(e) In addition to the radiated emission limits specified in the table in paragraph (d) of this section, UWB transmitters operating under the provisions of this section shall not exceed the following average limits when measured using a resolution bandwidth of no less than 1 kHz:

Frequency in MHzEIRP in dBm
1164-1240−75.3
1559-1610−75.3

(f) There is a limit on the peak level of the emissions contained within a 50 MHz bandwidth centered on the frequency at which the highest radiated emission occurs, fM. That limit is 0 dBm EIRP. It is acceptable to employ a different resolution bandwidth, and a correspondingly different peak emission limit, following the procedures described in §15.521.

[68 FR 19751, Apr. 22, 2003, as amended at 72 FR 63823, Nov. 13, 2007]

§15.515   Technical requirements for vehicular radar systems.

(a) Operation under the provisions of this section is limited to UWB field disturbance sensors mounted in terrestrial transportation vehicles. These devices shall operate only when the vehicle is operating, e.g., the engine is running. Operation shall occur only upon specific activation, such as upon starting the vehicle, changing gears, or engaging a turn signal.

(b) The UWB bandwidth of a vehicular radar system operating under the provisions of this section shall be contained between 22 GHz and 29 GHz. In addition, the center frequency, fC, and the frequency at which the highest level emission occurs, fM, must be greater than 24.075 GHz.

(c) Following proper installation, vehicular radar systems shall attenuate any emissions within the 23.6-24.0 GHz band that appear 38 degrees or greater above the horizontal plane by 25 dB below the limit specified in paragraph (d) of this section. For equipment authorized, manufactured or imported on or after January 1, 2005, this level of attenuation shall be 25 dB for any emissions within the 23.6-24.0 GHz band that appear 30 degrees or greater above the horizontal plane. For equipment authorized, manufactured or imported on or after January 1, 2010, this level of attenuation shall be 30 dB for any emissions within the 23.6-24.0 GHz band that appear 30 degrees or greater above the horizontal plane. For equipment authorized, manufactured or imported on or after January 1, 2014, this level of attenuation shall be 35 dB for any emissions within the 23.6-24.0 GHz band that appear 30 degrees or greater above the horizontal plane. This level of attenuation can be achieved through the antenna directivity, through a reduction in output power or any other means.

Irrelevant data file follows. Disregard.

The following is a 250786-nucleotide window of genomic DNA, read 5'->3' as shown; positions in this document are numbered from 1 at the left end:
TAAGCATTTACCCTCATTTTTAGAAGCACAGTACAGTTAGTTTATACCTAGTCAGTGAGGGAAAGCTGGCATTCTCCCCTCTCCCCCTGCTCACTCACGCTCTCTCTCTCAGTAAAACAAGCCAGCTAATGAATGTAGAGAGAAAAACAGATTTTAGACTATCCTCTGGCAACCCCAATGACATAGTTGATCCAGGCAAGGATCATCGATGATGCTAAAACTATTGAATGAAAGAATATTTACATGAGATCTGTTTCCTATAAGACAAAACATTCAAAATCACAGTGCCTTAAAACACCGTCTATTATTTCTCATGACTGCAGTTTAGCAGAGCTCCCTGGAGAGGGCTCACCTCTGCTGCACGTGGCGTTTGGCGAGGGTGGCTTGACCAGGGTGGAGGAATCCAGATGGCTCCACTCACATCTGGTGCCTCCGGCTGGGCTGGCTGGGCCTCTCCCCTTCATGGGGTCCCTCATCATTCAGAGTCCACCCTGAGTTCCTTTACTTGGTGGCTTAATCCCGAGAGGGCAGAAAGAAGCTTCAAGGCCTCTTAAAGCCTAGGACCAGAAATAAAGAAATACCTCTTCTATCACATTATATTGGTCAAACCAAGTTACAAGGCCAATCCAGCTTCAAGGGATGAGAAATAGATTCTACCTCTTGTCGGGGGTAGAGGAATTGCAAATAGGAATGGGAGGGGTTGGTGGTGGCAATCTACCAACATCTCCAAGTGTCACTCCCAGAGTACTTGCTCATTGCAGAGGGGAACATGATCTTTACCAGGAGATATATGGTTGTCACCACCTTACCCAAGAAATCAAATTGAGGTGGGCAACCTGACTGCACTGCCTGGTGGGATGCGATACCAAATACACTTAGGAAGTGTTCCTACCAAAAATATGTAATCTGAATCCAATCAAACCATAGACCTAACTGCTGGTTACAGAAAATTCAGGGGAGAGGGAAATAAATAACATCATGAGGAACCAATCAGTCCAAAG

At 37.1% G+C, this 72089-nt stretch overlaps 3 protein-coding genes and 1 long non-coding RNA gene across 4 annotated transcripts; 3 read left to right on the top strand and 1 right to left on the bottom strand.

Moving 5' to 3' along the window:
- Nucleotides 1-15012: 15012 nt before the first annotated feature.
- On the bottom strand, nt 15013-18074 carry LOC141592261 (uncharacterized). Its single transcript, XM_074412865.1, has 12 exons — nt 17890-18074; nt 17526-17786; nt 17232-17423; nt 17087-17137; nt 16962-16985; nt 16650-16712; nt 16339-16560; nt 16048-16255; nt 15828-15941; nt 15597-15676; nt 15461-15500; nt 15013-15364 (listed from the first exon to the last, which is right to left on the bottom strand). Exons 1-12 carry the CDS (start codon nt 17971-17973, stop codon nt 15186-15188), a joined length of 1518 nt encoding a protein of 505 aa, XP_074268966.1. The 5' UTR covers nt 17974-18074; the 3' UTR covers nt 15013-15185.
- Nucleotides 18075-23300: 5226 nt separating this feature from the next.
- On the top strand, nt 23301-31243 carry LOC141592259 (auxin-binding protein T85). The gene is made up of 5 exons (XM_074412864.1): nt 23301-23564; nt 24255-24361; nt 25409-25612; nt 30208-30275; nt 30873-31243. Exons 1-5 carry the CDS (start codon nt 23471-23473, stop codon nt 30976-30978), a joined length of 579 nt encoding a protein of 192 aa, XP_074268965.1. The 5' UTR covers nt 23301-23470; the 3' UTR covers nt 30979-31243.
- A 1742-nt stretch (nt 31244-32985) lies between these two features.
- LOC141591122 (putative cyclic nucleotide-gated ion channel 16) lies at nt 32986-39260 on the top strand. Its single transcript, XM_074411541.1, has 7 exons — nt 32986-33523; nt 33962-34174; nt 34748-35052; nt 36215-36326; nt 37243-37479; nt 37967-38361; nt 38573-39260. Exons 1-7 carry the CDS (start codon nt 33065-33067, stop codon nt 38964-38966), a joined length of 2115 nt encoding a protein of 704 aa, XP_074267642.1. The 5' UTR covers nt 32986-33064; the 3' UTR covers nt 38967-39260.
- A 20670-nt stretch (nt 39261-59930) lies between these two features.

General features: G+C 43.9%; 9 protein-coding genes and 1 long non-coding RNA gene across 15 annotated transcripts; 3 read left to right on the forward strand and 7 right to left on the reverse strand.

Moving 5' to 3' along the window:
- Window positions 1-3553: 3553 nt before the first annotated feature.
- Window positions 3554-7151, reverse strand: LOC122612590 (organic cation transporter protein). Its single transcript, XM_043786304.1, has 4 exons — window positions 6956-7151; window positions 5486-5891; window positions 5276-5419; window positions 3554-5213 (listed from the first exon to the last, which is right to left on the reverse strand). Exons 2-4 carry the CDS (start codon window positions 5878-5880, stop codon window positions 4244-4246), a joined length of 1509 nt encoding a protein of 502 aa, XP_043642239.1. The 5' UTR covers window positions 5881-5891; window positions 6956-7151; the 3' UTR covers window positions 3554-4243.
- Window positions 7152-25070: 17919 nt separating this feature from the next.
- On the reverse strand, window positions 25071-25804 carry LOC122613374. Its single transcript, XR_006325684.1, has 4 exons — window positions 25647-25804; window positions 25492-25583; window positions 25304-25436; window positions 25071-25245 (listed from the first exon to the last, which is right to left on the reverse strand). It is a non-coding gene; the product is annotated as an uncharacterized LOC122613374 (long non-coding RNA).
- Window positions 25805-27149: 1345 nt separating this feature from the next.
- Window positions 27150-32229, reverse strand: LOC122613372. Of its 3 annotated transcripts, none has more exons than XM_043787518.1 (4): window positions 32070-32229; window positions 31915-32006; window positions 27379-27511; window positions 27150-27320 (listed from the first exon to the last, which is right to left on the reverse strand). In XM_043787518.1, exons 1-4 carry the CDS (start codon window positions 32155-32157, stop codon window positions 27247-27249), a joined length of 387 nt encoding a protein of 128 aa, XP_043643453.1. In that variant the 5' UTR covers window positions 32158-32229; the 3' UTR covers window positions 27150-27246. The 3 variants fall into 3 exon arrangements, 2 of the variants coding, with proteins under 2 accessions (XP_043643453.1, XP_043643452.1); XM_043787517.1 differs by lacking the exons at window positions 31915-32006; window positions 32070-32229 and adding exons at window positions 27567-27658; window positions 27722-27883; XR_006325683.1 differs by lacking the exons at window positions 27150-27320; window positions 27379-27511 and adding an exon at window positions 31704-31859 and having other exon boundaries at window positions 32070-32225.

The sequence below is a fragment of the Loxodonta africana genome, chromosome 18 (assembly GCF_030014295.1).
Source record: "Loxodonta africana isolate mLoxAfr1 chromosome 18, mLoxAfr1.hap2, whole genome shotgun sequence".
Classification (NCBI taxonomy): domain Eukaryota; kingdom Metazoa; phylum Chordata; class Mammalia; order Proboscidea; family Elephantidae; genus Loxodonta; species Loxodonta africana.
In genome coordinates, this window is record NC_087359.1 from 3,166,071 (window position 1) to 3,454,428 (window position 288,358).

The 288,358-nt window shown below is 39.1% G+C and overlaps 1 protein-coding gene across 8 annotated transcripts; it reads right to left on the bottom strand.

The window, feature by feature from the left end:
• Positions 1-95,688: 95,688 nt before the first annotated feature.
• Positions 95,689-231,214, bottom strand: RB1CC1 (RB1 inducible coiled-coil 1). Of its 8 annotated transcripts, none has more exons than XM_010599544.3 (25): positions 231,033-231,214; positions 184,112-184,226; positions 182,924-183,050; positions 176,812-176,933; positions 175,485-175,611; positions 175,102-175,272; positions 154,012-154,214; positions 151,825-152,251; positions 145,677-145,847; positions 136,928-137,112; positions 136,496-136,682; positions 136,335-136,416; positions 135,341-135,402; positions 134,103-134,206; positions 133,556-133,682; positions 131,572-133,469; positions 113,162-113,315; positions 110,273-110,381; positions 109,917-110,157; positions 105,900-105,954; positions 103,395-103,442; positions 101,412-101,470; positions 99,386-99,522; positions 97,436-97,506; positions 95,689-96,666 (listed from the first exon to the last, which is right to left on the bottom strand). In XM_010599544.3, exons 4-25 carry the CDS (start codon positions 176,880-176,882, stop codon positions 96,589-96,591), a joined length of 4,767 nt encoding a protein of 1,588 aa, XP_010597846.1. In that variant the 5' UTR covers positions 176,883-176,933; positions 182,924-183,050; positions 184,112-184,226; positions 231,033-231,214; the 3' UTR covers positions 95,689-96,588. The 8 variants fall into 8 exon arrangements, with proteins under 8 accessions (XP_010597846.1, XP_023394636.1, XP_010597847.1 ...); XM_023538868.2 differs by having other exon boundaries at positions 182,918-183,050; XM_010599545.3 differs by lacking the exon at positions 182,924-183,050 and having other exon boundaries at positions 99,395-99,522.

(d) The radiated emissions at or below 960 MHz from a device operating under the provisions of this section shall not exceed the emission levels in §15.209. The radiated emissions above 960 MHz from a device operating under the provisions of this section shall not exceed the following average limits when measured using a resolution bandwidth of 1 MHz:

Frequency in MHz EIRP in dBm
960-1610−75.3
1610-22,000−61.3
22,000-29,000−41.3
29,000-31,000−51.3
Above 31,000−61.3

(e) In addition to the radiated emission limits specified in the table in paragraph (d) of this section, UWB transmitters operating under the provisions of this section shall not exceed the following average limits when measured using a resolution bandwidth of no less than 1 kHz:

Frequency in MHz EIRP in dBm
1164-1240−85.3
1559-1610−85.3

(f) There is a limit on the peak level of the emissions contained within a 50 MHz bandwidth centered on the frequency at which the highest radiated emission occurs, fM. That limit is 0 dBm EIRP. It is acceptable to employ a different resolution bandwidth, and a correspondingly different peak emission limit, following the procedures described in §15.521.

(g) The emission levels from devices operating under the provisions of this section that employ gated transmissions may be measured with the gating active. Measurements made in this manner shall be repeated over multiple sweeps with the analyzer set for maximum hold until the amplitude stabilizes.

(h) UWB vehicular systems operating in the 22-29 GHz band are subject to the transition provisions of §15.37(l) through (n).

[67 FR 34856, May 16, 2002, as amended at 70 FR 6776, Feb. 9, 2005; 82 FR 43871, Sept. 20, 2017]

§15.517   Technical requirements for indoor UWB systems.

(a) Operation under the provisions of this section is limited to UWB transmitters employed solely for indoor operation.

(1) Indoor UWB devices, by the nature of their design, must be capable of operation only indoors. The necessity to operate with a fixed indoor infrastructure, e.g., a transmitter that must be connected to the AC power lines, may be considered sufficient to demonstrate this.

(2) The emissions from equipment operated under this section shall not be intentionally directed outside of the building in which the equipment is located, such as through a window or a doorway, to perform an outside function, such as the detection of persons about to enter a building.

(3) The use of outdoor mounted antennas, e.g., antennas mounted on the outside of a building or on a telephone pole, or any other outdoors infrastructure is prohibited.

(4) Field disturbance sensors installed inside of metal or underground storage tanks are considered to operate indoors provided the emissions are directed towards the ground.

(5) A communications system shall transmit only when the intentional radiator is sending information to an associated receiver.

(b) The UWB bandwidth of a UWB system operating under the provisions of this section must be contained between 3100 MHz and 10,600 MHz.